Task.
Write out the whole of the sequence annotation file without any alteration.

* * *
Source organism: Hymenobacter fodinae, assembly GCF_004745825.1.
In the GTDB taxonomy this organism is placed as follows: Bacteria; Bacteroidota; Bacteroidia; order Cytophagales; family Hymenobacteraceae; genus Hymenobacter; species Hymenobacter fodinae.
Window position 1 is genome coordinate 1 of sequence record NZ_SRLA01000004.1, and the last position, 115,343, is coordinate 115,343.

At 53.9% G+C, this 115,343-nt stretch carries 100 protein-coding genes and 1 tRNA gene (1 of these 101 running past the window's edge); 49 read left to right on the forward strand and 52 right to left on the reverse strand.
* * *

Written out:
Source organism: Hymenobacter fodinae, assembly GCF_004745825.1.
In the GTDB taxonomy this organism is placed as follows: Bacteria; Bacteroidota; Bacteroidia; order Cytophagales; family Hymenobacteraceae; genus Hymenobacter; species Hymenobacter fodinae.
Window position 1 is genome coordinate 1 of sequence record NZ_SRLA01000004.1, and the last position, 115,343, is coordinate 115,343.

At 53.9% G+C, this 115,343-nt stretch carries 100 protein-coding genes and 1 tRNA gene (1 of these 101 running past the window's edge); 49 read left to right on the forward strand and 52 right to left on the reverse strand.